Canadian Existing Home Sales (March 2021)

Rishi Sondhi, Economist | 416-983-8806

Date Published: April 15, 2021

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Another strong month for Canadian home sales in March

  • In March, Canadian existing home sales rose by 5.2% month-on-month, bringing them up a towering 76.2% year-over-year.
  • Sales rose in nearly every province, led by Saskatchewan (+11.1% m/m), New Brunswick (+9.4% m/m) and Alberta (+8.4% m/m). The only decline occurred in Quebec (-5.3% m/m).
  • New listings increased 7.5% m/m. However, markets remain historically tight. The comparatively stronger gain in new listings brought the sales-to-new listings ratio lower to 80.5% – still deeply entrenched in sellers' territory. Meanwhile, the months' supply of inventory dipped to 1.7 months – the lowest on record. 
  • Canadian average home prices were up 4.4% month-on-month, bringing them a sizzling 31.6% higher year-on-year. Annual growth in home prices was above 20% in six provinces, with strong gains across most of the Atlantic Region and Quebec (where prices advanced 27.9% y/y). In Ontario, year-over-year price growth came in at 29.9%. 
  • The MLS home price index, a more "like for like" measure when compared to the average home price, increased by 3.0% m/m. Single family home prices surged 3.5% m/m (and a robust 25.4% y/y). Apartment prices rose by 2.0% m/m – the strongest monthly gain since 2017. However, apartment prices are much more well-behaved, with the benchmark price up 5.4% y/y.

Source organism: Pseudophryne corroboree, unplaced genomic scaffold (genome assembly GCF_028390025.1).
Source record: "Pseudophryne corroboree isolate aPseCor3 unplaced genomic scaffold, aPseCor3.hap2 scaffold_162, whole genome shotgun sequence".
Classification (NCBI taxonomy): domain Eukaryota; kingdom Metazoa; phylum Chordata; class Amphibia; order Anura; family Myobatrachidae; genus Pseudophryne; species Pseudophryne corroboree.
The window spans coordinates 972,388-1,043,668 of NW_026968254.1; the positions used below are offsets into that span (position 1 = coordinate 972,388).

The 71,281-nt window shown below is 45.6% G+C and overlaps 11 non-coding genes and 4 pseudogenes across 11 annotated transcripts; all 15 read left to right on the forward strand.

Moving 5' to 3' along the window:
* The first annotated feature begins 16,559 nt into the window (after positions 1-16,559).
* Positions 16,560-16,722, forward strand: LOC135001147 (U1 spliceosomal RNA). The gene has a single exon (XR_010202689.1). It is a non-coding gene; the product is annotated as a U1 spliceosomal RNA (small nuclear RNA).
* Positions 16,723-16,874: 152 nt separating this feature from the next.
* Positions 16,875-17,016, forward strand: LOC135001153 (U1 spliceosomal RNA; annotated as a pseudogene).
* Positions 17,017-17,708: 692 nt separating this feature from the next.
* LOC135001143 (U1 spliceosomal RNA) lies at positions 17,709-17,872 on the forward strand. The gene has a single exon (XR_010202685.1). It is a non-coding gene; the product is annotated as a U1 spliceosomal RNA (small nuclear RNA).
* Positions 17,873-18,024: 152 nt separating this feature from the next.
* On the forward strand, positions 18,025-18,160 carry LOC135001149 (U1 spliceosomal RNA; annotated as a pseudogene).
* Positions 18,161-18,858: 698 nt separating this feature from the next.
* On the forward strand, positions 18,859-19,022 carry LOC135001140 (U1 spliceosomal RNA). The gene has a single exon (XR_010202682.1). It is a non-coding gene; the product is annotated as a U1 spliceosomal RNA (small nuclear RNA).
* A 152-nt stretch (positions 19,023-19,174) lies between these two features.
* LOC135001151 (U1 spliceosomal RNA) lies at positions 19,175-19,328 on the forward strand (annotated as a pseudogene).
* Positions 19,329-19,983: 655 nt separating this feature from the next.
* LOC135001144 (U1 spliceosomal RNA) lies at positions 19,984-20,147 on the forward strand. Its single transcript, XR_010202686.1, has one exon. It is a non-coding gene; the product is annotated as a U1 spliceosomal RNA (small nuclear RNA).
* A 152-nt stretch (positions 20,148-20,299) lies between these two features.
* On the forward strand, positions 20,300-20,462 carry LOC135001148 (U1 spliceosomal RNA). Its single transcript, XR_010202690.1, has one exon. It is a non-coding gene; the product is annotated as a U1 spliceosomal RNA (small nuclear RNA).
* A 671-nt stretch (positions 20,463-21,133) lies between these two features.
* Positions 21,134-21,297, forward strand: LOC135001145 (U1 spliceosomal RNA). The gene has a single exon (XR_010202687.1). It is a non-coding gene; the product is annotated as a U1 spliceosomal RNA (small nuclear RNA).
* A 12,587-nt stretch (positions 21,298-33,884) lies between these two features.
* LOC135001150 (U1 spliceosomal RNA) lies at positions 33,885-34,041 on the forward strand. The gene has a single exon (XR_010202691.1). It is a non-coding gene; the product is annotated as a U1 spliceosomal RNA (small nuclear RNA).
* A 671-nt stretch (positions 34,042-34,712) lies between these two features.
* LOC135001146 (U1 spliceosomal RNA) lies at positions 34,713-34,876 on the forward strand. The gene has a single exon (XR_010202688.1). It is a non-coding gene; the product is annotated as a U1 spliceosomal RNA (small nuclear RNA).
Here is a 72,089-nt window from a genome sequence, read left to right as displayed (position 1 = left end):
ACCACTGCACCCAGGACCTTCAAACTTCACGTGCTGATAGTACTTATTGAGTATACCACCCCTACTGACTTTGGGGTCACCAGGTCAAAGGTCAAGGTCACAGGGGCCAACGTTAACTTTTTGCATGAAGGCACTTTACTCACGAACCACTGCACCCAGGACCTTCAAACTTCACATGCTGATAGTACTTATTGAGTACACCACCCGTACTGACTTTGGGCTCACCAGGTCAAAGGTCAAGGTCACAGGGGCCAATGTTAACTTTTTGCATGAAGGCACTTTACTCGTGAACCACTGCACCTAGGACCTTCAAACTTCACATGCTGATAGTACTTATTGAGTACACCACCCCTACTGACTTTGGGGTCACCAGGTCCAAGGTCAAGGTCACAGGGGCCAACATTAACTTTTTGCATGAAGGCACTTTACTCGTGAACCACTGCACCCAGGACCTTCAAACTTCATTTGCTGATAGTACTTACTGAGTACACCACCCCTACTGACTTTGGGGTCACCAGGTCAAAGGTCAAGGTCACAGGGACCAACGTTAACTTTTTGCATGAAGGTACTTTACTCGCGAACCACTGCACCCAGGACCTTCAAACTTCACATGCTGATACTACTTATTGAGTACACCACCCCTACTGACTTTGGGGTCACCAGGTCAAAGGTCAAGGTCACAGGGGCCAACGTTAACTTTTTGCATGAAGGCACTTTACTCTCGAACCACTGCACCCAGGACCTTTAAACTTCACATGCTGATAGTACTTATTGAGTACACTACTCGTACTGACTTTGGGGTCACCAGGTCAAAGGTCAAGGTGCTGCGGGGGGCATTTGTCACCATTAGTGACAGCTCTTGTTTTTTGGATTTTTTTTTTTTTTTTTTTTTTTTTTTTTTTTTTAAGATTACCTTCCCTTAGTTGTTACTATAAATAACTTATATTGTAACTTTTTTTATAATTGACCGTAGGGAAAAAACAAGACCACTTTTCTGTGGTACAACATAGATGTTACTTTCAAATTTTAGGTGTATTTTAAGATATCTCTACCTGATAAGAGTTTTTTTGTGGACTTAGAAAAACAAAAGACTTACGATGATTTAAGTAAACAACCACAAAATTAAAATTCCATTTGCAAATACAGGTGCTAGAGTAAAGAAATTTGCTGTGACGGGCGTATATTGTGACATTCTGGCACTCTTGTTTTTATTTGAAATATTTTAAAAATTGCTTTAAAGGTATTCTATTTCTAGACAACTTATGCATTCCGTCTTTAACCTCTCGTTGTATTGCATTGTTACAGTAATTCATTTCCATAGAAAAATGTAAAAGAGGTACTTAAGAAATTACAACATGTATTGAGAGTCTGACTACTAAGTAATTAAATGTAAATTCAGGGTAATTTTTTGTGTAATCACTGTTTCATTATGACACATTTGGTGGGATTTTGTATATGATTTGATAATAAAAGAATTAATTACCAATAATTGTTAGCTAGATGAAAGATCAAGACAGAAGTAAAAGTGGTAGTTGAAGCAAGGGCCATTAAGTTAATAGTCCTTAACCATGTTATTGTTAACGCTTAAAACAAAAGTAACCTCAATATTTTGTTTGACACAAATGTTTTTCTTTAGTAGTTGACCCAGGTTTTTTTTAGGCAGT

Key Implications

  • It's déjà vu all over again. March was yet another hot month for Canadian home sales and prices, as the recent uptrend in interest rates (to still low levels) wasn't enough to derail momentum. On an annual basis, prices grew at the fastest pace in the history of the data – spanning all the way back to 1980. And, with markets remaining historically tight, more near-term gains are in the cards. This frothy price backdrop could prompt a response from policymakers in coming months.     
  • However, even absent macroprudential measures, we think current sales levels are unsustainable. Accordingly, we anticipate some cooling in sales starting in the second half of the year, as rising interest rates begin to bite. This should also sap some steam from price growth. 
  • April and May are shaping up to be interesting months. On the one hand, the prospect of a stricter stress test on uninsured mortgages starting in June could prompt some pull forward of sales (see report), supporting demand and prices. On the other, the third wave of the pandemic (and its more severe outcomes for younger people), could weigh on activity. 

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